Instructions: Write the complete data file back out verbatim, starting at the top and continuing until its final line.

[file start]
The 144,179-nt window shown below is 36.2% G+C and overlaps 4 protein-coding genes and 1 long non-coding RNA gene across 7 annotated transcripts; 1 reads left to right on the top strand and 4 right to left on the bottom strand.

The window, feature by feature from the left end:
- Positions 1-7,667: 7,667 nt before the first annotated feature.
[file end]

The 144,179-nt window shown below is 36.2% G+C and overlaps 4 protein-coding genes and 1 long non-coding RNA gene across 7 annotated transcripts; 1 reads left to right on the top strand and 4 right to left on the bottom strand.

The window, feature by feature from the left end:
- Positions 1-7,667: 7,667 nt before the first annotated feature.